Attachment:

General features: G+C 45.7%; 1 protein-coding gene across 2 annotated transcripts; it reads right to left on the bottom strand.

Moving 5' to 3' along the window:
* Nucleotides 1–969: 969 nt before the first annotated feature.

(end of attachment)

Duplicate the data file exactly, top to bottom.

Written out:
General features: G+C 45.7%; 1 protein-coding gene across 2 annotated transcripts; it reads right to left on the bottom strand.

Moving 5' to 3' along the window:
* Nucleotides 1–969: 969 nt before the first annotated feature.